In conclusion, the word “reign” is used frequently by Paul in Romans 5:12-6:23. Paul indicates that we will be ruled by something (much as Bob Dylan said years ago, “You Gotta Serve Somebody”). We will either be ruled by sin, or by obedience and righteousness––there are no other options. The problem is that we are not stronger than our desires. If we try to maintain our autonomy, we will become the pawn of sin. But if, on the other hand, we surrender our lives and die with Christ, we will find true freedom through a life of obedience. In the end, what we are ruled by determines our eternal outcome (5:21; 6:23), and that is the difference between legalism and obedience.
In our next article, I will look more closely at the meaning of grace.

Important or Impotent: How Many Sons Did Absalom Have?

Important or Impotent: How Many Sons Did Absalom Have?

Did you know that 2 Samuel 14:27 states that Absalom had 3 sons, but in 2 Samuel 18:18 Absalom says that he has no son? In the previous article on Absalom’s hair I pointed out this apparent contradiction and promised to offer an explanation. The easiest way of explaining away the contradiction (frequently suggested by commentators) is that Absalom’s sons must have died prematurely. I believe this whitewashes the problem (the text gives no hint that the sons died) and obscures what the biblical author is seeking to accomplish.

Writing Technique in 1&2 Samuel

The author(s) of 1&2 Samuel seems to be fond of using inconsistencies in the story as a literary technique that causes the reader to pause and reconsider something stated earlier in the narrative. There are numerous examples of this, but perhaps the best is when Saul was commanded to wipe out Israel’s enemy, the Amalekites (1 Sam. 15:1-3).

Samuel slays Agag
Samuel slays Agag

Although the story makes clear that Saul is disobedient in sparing the king of the Amalekites, Agag (15:9), he appears to be the only human survivor. Subsequently, he is put to death by Samuel (15:33), which seems to put an end to all of the Amalekites. However, in the chapters surrounding the death of Saul, we are not only reminded that he was disobedient by not wiping out the Amalekites (1 Sam. 28:18), but Amalekites appear all over the place! (1 Sam. 27:8; 30:1-18; 2 Sam. 1:8, 13). This often puzzles readers, and may appear contradictory. In fact, it is a masterful way of surprising the reader and driving home the message that Saul was far more disobedient than we realized!
This same writing technique is at work in the two statements about Absalom’s sons (or lack thereof). The first important observation is to notice where these statements occur. The author uses the two statements about Absalom’s children (2 Sam. 14:27; 18:18) to bracket the account of Absalom’s rebellion. As discussed in the last article, the notice about Absalom’s hair and children, is a statement of power and virility. It causes the reader to think of him as a mighty warrior and a formidable foe. The second statement (“I have no son”) occurs immediately after Absalom’s death and burial, and metaphorically reveals the truth of the matter: Absalom was not a mighty warrior, nor a real threat to the kingdom. He was not as important as he appeared; in fact, he was impotent.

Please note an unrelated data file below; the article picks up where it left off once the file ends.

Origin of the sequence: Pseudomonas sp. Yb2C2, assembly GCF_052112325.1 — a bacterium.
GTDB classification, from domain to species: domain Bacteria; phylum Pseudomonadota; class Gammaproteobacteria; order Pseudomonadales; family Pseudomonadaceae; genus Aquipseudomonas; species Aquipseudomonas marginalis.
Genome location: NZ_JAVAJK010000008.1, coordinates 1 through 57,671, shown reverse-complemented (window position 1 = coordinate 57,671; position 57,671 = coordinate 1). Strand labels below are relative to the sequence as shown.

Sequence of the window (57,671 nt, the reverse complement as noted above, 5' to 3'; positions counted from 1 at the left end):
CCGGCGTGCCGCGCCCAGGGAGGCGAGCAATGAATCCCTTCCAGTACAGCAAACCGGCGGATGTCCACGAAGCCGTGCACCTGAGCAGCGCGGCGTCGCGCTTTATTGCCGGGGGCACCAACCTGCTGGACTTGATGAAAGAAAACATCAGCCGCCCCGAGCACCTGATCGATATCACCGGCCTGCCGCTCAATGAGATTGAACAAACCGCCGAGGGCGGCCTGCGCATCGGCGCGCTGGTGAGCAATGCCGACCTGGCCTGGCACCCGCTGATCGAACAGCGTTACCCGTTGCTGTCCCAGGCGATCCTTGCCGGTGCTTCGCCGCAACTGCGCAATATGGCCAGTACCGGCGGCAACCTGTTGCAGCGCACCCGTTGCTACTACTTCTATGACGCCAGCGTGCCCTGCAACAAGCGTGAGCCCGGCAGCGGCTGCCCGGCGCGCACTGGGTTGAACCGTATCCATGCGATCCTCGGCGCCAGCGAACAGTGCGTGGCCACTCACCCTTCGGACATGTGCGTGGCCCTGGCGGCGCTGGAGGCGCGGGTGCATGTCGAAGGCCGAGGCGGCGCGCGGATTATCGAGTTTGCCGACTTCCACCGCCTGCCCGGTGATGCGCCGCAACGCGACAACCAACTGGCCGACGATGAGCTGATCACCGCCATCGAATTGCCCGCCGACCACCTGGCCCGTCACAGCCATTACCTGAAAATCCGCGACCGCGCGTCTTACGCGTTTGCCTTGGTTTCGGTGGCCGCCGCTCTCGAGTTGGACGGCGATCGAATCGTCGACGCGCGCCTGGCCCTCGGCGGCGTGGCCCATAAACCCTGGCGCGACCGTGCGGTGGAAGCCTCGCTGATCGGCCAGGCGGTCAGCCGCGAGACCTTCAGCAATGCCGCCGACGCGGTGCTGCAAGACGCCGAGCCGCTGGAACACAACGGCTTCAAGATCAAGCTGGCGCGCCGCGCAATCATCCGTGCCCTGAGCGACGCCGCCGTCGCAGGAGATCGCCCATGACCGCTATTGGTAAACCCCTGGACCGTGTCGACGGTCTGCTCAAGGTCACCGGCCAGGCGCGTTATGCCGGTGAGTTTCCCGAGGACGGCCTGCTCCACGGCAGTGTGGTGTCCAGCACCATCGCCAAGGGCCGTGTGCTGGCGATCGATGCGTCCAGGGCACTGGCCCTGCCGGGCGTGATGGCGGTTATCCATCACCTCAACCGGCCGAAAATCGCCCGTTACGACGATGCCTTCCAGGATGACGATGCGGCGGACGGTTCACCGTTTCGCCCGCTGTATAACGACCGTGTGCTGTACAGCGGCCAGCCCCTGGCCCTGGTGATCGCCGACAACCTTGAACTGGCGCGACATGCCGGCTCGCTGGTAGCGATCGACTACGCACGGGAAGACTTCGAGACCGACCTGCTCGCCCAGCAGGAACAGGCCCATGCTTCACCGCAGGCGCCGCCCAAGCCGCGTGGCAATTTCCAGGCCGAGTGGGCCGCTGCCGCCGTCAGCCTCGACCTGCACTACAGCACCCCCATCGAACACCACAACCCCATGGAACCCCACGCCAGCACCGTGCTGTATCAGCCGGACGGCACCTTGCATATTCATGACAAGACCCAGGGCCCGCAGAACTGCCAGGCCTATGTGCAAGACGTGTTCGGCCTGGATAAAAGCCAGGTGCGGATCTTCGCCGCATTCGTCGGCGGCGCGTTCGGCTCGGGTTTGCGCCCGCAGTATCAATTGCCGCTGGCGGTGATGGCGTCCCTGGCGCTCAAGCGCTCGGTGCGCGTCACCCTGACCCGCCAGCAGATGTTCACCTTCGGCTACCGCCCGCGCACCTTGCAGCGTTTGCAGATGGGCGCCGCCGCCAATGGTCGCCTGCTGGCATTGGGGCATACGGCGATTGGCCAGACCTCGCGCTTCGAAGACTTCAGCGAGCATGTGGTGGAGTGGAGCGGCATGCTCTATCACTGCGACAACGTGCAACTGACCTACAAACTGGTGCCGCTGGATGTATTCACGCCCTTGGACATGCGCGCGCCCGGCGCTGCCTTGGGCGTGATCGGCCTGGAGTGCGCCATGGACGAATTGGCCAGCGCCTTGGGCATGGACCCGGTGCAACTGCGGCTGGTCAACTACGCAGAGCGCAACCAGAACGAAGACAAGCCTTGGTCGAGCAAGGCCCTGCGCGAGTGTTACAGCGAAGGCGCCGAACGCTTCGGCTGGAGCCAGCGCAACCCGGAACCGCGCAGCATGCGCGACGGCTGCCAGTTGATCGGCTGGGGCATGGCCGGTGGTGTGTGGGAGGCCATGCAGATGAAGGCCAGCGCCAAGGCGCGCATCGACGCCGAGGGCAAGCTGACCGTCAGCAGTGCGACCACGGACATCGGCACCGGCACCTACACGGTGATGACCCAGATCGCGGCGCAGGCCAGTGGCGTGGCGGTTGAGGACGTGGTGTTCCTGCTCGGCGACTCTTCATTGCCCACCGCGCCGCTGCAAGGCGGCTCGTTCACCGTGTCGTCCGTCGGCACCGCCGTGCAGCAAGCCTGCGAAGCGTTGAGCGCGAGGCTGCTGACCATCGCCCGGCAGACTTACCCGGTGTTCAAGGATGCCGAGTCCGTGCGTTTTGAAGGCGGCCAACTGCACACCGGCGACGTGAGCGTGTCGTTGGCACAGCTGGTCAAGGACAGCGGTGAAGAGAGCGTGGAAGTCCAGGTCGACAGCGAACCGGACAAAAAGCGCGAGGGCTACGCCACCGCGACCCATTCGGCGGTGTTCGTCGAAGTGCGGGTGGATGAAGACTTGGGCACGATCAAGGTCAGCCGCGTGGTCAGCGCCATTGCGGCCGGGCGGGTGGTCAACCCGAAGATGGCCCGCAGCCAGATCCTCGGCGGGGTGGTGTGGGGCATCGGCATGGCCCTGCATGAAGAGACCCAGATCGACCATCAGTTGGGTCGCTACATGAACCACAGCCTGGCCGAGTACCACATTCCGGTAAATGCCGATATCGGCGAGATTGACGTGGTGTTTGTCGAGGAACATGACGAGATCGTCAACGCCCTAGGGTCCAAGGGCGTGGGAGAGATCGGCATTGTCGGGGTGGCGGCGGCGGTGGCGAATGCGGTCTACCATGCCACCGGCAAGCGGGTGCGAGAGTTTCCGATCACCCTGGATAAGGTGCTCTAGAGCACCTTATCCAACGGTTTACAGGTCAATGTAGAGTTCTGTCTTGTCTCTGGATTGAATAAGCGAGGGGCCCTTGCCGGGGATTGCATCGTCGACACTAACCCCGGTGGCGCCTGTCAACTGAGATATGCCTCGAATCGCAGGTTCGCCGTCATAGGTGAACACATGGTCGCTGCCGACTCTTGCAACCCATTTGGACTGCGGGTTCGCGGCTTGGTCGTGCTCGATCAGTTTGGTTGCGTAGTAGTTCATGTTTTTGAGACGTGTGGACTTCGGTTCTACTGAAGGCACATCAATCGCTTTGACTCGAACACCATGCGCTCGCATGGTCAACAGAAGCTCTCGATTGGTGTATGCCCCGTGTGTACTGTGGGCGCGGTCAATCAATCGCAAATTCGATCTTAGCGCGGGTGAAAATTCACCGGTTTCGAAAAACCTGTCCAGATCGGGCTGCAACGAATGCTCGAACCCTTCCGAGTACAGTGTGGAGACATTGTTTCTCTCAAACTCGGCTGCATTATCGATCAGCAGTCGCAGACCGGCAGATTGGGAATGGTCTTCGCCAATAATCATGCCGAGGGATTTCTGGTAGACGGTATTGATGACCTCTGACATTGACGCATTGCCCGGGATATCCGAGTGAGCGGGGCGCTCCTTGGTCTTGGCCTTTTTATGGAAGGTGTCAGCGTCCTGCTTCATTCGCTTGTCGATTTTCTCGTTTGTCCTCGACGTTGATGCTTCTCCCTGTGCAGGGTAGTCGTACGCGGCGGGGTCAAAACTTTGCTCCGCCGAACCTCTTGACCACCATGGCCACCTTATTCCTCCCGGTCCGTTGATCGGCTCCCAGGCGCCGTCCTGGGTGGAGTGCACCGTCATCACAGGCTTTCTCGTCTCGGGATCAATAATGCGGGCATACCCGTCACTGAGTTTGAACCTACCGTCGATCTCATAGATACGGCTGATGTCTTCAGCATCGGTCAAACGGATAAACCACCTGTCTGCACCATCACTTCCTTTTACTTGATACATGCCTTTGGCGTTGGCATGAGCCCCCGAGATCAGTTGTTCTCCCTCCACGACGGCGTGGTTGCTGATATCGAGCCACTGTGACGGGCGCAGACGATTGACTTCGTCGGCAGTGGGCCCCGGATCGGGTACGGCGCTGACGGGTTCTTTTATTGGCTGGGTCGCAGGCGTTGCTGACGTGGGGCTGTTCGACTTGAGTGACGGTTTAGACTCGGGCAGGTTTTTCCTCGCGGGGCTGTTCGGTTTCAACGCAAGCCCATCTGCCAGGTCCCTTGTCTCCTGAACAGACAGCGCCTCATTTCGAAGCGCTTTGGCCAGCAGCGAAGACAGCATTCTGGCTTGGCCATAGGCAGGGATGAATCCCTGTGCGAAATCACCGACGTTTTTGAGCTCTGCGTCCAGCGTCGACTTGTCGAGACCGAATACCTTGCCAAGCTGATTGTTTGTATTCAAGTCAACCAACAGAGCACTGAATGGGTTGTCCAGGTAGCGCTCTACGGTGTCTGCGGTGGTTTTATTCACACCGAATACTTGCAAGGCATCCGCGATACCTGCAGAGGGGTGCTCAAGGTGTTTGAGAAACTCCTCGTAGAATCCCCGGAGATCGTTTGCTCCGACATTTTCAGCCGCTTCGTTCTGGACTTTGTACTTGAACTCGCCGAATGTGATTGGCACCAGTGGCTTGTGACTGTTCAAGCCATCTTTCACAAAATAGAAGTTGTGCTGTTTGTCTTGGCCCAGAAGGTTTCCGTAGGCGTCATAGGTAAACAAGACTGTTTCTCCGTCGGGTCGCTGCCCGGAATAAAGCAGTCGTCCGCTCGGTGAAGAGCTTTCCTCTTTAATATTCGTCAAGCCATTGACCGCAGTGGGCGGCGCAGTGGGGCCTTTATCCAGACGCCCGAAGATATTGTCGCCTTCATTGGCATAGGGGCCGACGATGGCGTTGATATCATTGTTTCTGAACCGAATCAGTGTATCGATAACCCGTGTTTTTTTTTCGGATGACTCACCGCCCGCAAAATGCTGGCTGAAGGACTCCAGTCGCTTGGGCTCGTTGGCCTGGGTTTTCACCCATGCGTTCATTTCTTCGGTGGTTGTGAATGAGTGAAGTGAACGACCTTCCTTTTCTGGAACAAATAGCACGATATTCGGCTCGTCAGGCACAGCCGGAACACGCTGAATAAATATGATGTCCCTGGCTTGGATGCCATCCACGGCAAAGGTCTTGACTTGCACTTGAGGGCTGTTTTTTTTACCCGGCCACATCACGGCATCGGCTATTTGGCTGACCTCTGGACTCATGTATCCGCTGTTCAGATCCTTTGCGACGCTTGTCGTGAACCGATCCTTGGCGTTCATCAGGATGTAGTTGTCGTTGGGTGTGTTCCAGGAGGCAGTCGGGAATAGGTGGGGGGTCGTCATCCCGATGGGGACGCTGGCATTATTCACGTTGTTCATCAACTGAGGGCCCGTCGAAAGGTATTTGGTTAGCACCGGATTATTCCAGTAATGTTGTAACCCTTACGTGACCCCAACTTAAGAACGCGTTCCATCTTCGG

Isn’t There Still a Contradiction About How Many Sons Absalom Had?

While this might seem like a plausible explanation as far as the literary technique goes, it still leaves the obvious questions: so exactly how many sons did Absalom have, and aren’t the two passages still contradictory? The answer to these questions is found in examining the two texts carefully. 2 Sam. 14:27 is an objective statement by the biblical narrator that Absalom had 3 sons and 1 daughter. A fundamental rule of biblical interpretation is: you can trust the biblical narrator because he always tells the truth (see my book Family Portraits, p. 9 for a brief discussion on this point). Therefore, we can be confident that Absalom did indeed have 3 sons and 1 daughter.
Notice, however, that the statement about having no son in 2 Sam. 18:18 is not made by the narrator, but by Absalom himself. Could Absalom be wrong? This hardly seems likely. Absalom would surely know how many sons he has, and so would all who know him, therefore, this too must be an accurate statement. But if the narrator and Absalom contradict each other, how can they both be right? I suggest we are asking the wrong question. The important question is not “how many sons,” but rather, at what time in his life did Absalom make this assertion? Although the narrator puts this statement after Absalom’s death and burial, it is clear that it happened  at some point in Absalom’s past. The author is merely reporting it posthumously. 2 Sam. 18:18 is actually very vague about when Absalom uttered these words. It simply says, “in his lifetime.” In other words, Absalom’s statement is taken from some unspecified time in his life. The statement should not be viewed chronologically, as if it had to have occurred after the observation in 2 Sam. 14:27. This can mean that when Absalom initially uttered it, it was true. In fact, it is obvious from this statement that Absalom used having no son as a justification for erecting a monument to himself. Later on, however, he fathers 3 sons and a daughter. So Absalom ends up with the best of both worlds: He gets a monument to himself plus, later on, 3 sons and a daughter!

Absalom appears important by having 50 men run alongside his chariot
Absalom appears important by having 50 men run alongside his chariot

This recognition reveals the hypocrisy of Absalom. A character study demonstrates that he is a master at making things appear other than they really are (see chapter 24 in Family Portraits).
The biblical author cleverly captures this by taking Absalom’s statement about not having a son out of its chronological context (which he tells us he is doing by the statement, “in his lifetime”) and putting it at the end of his life. The reader notices the contradiction between 14:27 and 18:18 and, by carefully examining the passages, concludes that Absalom is not what he appears to be. Absalom’s humiliating death and burial become conclusive proof of this fact, and all those who were beguiled by his charm and good looks now appear foolish. The message is sobering: we may be able to mask who we really are for awhile, but at some point, whether in life or in death, the truth will ultimately be revealed. Better to be honest and real while we live. Better to live with integrity, than to allow death to unmask the ugly truth about us. Thank heaven for a God who sees and accepts us just as we are, if we are only willing to remove the mask and let Him in.